The SEC commissioner serves as college football’s de facto czar, and that’s a good thing

FILE – Southeastern Conference Commissioner Greg Sankey speaks during a news conference March 12, 2020 in Nashville, Tennessee. For the past two years, Sankey has helped the conference secure a new $350 million supplemental television rights deal with ESPN and guided them through the uncertainty of the pandemic.

AP Photo: Mark Humphrey, file

Ah, Memorial Day weekend is in our sights. It’s the unofficial start of summer and the time of year when SEC executives travel to Destin, Florida for their annual meetings.

This year’s affair was to be a hit, especially with the shootings between Alabama head coach Nick Saban and fellow Texas A&M Jimbo Fisher. Some heat is brewing here.

Nick accused Jimbo of buying all his recruits like a Rodeo Drive shopping spree, and Jimbo fired back at Nick, whom he once coached at LSU, basically saying Saban was as dirty as the underside of a snake.

WWE Chairman Vince McMahon could be taking notes on the kind of mud Nick and Jimbo are throwing. They basically sounded like they were cutting a promo for this year’s Crimson Tide-Aggie Showdown in Tuscaloosa on October 8th. It could be the biggest game on the SEC’s agenda this year?

Anyone for an underwater cage match between the two vitriol-spitting trainers in Destin next week?

I don’t think anyone was overly surprised by these revelations. Such shenanigans were commonplace in the SEC long before the term “name, likeness, and likeness” came up, but this feud certainly makes next week’s meetings a little more interesting.

And things are already getting very interesting, with the SEC planning to have Texas and Oklahoma join the league in 2025, when college football will also work under a new television deal with ABC/ESPN. Yes, CBS will lose its SEC Game of the Week, which has been scheduled every Saturday in the South, and really across the college football landscape, for more than a decade.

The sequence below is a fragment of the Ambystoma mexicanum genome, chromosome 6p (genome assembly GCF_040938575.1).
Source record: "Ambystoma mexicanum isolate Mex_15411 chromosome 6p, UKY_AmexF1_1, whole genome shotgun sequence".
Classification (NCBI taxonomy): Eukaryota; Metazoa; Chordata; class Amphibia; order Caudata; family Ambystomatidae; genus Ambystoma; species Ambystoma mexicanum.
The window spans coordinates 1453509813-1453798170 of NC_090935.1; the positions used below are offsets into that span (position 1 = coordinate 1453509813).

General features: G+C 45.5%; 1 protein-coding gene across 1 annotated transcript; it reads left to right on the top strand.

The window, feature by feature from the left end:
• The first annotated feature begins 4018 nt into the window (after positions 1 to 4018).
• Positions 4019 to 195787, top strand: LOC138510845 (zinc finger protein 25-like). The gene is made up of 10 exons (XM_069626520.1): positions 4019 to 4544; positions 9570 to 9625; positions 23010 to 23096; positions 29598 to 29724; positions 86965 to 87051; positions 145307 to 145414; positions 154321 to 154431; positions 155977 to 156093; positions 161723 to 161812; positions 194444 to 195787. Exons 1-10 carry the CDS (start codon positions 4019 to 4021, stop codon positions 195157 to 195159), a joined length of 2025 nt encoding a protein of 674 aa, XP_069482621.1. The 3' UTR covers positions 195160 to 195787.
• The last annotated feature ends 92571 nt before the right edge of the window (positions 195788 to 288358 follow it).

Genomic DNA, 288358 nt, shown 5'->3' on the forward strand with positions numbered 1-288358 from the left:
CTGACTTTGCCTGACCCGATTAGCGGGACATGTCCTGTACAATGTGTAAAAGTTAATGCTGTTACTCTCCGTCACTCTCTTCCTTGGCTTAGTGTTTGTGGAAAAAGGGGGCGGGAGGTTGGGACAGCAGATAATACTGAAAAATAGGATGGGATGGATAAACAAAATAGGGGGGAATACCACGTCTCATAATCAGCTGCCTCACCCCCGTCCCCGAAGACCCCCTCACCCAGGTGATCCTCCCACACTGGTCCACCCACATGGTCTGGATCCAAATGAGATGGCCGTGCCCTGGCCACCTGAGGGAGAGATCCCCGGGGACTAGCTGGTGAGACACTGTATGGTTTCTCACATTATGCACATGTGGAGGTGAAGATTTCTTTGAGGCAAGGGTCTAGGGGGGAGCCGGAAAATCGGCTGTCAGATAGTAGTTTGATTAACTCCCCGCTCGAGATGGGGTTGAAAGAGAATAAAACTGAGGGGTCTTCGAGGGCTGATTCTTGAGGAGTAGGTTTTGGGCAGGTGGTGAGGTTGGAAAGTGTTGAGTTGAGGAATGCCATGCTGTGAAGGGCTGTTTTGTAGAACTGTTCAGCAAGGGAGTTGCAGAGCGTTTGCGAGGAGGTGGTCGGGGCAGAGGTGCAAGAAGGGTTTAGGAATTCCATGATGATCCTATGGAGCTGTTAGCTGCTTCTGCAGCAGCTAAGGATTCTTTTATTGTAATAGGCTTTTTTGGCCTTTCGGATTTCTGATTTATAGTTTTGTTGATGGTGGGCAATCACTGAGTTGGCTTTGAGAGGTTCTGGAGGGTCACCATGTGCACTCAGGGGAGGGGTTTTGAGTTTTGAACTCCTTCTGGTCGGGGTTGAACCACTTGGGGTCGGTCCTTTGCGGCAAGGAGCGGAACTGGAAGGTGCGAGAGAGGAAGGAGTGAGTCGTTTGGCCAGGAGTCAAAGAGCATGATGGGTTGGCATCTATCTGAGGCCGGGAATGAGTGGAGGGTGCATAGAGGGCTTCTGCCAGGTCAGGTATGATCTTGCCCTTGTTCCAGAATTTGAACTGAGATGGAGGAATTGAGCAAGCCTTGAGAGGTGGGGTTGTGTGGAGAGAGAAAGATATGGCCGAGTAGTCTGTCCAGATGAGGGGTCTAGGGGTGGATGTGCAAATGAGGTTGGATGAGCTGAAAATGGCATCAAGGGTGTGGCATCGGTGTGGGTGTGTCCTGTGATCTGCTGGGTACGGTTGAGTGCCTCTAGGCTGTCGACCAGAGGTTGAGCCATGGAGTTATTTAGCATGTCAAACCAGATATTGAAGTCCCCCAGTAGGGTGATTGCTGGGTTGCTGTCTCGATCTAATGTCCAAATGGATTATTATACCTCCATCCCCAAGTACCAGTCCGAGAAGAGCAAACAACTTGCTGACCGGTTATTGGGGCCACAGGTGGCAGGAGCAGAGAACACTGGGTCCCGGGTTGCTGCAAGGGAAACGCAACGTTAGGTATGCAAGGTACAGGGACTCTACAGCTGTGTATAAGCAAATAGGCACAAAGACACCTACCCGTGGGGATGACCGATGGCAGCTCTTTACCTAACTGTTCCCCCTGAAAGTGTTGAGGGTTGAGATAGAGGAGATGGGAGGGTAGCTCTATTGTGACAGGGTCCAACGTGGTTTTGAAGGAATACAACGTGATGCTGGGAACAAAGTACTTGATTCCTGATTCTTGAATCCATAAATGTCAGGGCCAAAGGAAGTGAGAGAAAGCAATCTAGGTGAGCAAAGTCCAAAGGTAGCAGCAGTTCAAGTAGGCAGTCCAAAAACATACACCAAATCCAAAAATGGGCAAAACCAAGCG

There is debate as to how the league will split up for the game once the Sooners and Longhorns join the group. Will division play continue or will four-team pods be the new fad? The Pac-12 has already broken up divisions and reportedly the ACC will do the same in the near future.

Will the league add a ninth SEC game to the league schedule? It would make sense. It would be one less slot for each program to fill a direction school, and probably more competition for television viewing. It’s also another way to ensure all conference teams play each other more often, which is a growing concern.

Word also spread Monday that SEC Commissioner Greg Sankey will consider the possibility of the league creating its own playoff system. yes wild

Apparently he’s upset that other conferences rejected rejections for a 12-team championship tournament last year. When other conferences are reluctant to capitalize on what would be a bonanza for the college game, he’s willing to get the ball rolling without them.

The idea sounds a bit like a trial balloon that Sankey is releasing to get the other leagues out of the pot of indecision, but maybe not.

As a fan of the bowl games, I don’t particularly like the playoff expansion, but nobody asks me. Might as well go with the flow than get ground up in the aisles.

Sankey’s leadership and audacity is a great thing for the SEC and college football fans in general. When the Pac-12 and Big 10 decided to call off their football seasons in the face of the Covid-19 pandemic in the summer of 2020, it was Sankey who held the line and saved this season.

Where it is poised to lead is certainly worth at least serious consideration. It’s good that Sankey wields a big stick in the collegiate athletics world and that he uses it wisely in general.

Many of the speaking minds at ESPN have said Saban should be named Czar of College Football once he retires in Alabama.

What they have failed to notice is that Sankey is already the de facto tsar of college football.

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